CITY OF MERIDEN et al.
FREEDOM OF INFORMATION COMMISSION et al.
May 14, 2019
from Superior Court, Judicial District of New Britain, Henry
Cohn, Judge Trial Referee, 2018 WL 1041640, dismissed. City
[Copyrighted Material Omitted]
Deborah Leigh Moore, for the appellants (plaintiffs).
Dee Harmon, commission counsel, for the appellee (defendant
Freedom of Information Commission).
Moll and Bishop, Js.
Conn.App. 650] The plaintiffs, the city of Meriden and the
Meriden City Council (city council), appeal from the judgment
of the trial court dismissing their appeal from the final
decision of the defendant Freedom of Information Commission
(commission), in which the commission found that the city
council violated the open meeting requirements of the Freedom
of Information Act (FOIA), General Statutes § 1-200 et seq.,
General Statutes § 1-225 (a). On appeal, the plaintiff
claims that the court erred in concluding that (1) a
gathering of less than a quorum of city council members to
set an agenda and decide to submit a resolution for action by
the full city council constituted a "meeting" under
§ 1-200 (2), and (2) such a gathering constituted "a
step in the process of agency-member activity" that made
it a "proceeding" and, therefore, a
"meeting" within the meaning of § 1-200 (2). We
reverse the judgment of the trial court.
following undisputed facts and procedural history are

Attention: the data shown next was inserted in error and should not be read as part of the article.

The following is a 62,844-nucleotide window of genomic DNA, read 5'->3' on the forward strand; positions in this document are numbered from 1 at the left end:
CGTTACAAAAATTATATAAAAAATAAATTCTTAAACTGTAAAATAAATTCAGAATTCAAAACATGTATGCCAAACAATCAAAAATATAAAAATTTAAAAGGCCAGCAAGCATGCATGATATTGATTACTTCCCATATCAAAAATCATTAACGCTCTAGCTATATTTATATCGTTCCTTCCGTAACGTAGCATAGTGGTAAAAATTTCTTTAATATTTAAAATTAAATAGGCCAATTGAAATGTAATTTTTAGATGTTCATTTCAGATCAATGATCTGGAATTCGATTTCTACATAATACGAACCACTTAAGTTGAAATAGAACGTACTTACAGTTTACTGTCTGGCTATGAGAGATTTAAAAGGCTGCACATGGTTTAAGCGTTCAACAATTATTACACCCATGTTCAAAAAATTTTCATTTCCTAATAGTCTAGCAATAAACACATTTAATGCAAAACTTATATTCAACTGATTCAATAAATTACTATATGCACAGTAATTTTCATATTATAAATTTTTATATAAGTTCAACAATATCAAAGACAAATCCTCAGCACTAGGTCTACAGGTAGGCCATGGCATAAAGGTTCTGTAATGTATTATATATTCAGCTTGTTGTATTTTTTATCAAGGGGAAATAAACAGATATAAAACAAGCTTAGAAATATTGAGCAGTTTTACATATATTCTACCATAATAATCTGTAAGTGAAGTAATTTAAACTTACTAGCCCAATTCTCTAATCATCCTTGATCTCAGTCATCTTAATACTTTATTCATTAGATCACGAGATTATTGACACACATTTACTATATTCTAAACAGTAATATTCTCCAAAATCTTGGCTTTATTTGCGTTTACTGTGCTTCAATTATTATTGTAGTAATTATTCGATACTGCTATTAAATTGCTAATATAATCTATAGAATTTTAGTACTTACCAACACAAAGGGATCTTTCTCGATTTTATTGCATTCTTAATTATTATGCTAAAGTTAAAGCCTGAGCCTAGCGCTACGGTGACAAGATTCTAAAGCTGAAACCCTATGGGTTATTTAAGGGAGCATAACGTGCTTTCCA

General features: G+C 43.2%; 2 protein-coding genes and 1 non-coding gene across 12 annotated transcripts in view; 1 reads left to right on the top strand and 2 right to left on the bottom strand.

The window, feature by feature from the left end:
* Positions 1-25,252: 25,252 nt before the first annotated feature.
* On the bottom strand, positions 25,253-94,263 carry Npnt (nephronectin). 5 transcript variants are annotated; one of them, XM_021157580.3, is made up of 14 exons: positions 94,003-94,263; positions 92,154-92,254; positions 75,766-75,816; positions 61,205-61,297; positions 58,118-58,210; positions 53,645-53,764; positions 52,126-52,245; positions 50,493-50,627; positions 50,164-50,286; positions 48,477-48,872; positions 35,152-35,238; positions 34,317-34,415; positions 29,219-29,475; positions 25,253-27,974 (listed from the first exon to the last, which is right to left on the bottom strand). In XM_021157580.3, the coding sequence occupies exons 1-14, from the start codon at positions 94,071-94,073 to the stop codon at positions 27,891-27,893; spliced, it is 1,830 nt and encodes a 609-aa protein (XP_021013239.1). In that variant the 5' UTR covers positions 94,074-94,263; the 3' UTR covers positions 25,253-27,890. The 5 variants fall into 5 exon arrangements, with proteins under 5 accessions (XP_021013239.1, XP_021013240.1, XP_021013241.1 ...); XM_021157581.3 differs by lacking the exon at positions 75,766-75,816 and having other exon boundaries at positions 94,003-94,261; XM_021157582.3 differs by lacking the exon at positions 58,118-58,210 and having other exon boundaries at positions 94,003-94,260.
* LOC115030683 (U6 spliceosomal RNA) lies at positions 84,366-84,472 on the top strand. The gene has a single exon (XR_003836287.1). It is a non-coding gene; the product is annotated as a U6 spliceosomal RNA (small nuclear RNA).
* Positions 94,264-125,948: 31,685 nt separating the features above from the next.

relevant to our resolution of this appeal. On [191 Conn.App.
651] January 3, 2016, the four political leaders of the city
council, i.e., the majority and minority leaders and their
deputies (leadership group), gathered at city hall with the
mayor and the retiring city manager to discuss the search for
a new city manager. The leadership group arrived at a
consensus to submit a resolution for action by the city
council to create a city manager search committee. The
leadership group drafted a one page resolution, which
included the names of people to be appointed to the committee
and detailed the duties of such committee, including
recommending to the city council suitable candidates for the
city manager position. At the January 19, 2016 city council
meeting, the leadership group introduced the resolution,
which subsequently was placed on the councils consent
January 25, 2016, an editor for the Meriden Record
Journal filed a complaint with the commission
alleging that the January 3, 2016 leadership group gathering
was an unnoticed and private meeting in violation of § 1-225
(a). Following a hearing on April 18, 2016,
at which both parties appeared and presented evidence, the
commission issued a final decision on November 16, 2016. In
that decision, the commission found that the leadership [191
Conn.App. 652] group "gather[s] regularly with the mayor
and city manager" to remain informed about issues that
the city council may need to address. During these
gatherings, the group "decides whether an issue requires
city council action, and when necessary ... discusses and
drafts a resolution to go on the agenda of a city council
meeting." The commission also found that such gatherings
are not intended to constitute a quorum of the city council,
which requires a meeting of at least ...